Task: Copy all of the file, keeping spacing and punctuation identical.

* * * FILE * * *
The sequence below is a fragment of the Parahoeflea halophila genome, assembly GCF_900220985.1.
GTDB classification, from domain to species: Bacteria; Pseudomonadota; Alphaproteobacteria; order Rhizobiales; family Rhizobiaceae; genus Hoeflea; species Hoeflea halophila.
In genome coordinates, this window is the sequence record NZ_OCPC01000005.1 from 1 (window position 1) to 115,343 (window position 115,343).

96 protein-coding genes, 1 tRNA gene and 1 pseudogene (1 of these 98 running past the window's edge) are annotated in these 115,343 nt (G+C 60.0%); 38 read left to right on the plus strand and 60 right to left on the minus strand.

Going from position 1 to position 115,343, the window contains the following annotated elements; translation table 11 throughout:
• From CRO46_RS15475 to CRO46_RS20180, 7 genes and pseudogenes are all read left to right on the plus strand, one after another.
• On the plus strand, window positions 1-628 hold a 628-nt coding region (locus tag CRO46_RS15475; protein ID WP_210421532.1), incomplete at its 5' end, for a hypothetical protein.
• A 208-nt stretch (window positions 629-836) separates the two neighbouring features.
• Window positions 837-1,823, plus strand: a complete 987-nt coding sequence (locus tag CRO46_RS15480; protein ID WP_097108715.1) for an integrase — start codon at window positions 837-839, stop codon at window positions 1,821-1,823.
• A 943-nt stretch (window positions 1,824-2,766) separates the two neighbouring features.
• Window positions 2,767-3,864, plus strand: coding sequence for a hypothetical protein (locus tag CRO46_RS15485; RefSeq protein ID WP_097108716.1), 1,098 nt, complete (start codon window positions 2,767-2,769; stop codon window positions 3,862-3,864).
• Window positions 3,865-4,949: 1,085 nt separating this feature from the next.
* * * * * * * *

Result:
The sequence below is a fragment of the Parahoeflea halophila genome, assembly GCF_900220985.1.
GTDB classification, from domain to species: Bacteria; Pseudomonadota; Alphaproteobacteria; order Rhizobiales; family Rhizobiaceae; genus Hoeflea; species Hoeflea halophila.
In genome coordinates, this window is the sequence record NZ_OCPC01000005.1 from 1 (window position 1) to 115,343 (window position 115,343).

96 protein-coding genes, 1 tRNA gene and 1 pseudogene (1 of these 98 running past the window's edge) are annotated in these 115,343 nt (G+C 60.0%); 38 read left to right on the plus strand and 60 right to left on the minus strand.

Going from position 1 to position 115,343, the window contains the following annotated elements; translation table 11 throughout:
• From CRO46_RS15475 to CRO46_RS20180, 7 genes and pseudogenes are all read left to right on the plus strand, one after another.
• On the plus strand, window positions 1-628 hold a 628-nt coding region (locus tag CRO46_RS15475; protein ID WP_210421532.1), incomplete at its 5' end, for a hypothetical protein.
• A 208-nt stretch (window positions 629-836) separates the two neighbouring features.
• Window positions 837-1,823, plus strand: a complete 987-nt coding sequence (locus tag CRO46_RS15480; protein ID WP_097108715.1) for an integrase — start codon at window positions 837-839, stop codon at window positions 1,821-1,823.
• A 943-nt stretch (window positions 1,824-2,766) separates the two neighbouring features.
• Window positions 2,767-3,864, plus strand: coding sequence for a hypothetical protein (locus tag CRO46_RS15485; RefSeq protein ID WP_097108716.1), 1,098 nt, complete (start codon window positions 2,767-2,769; stop codon window positions 3,862-3,864).
• Window positions 3,865-4,949: 1,085 nt separating this feature from the next.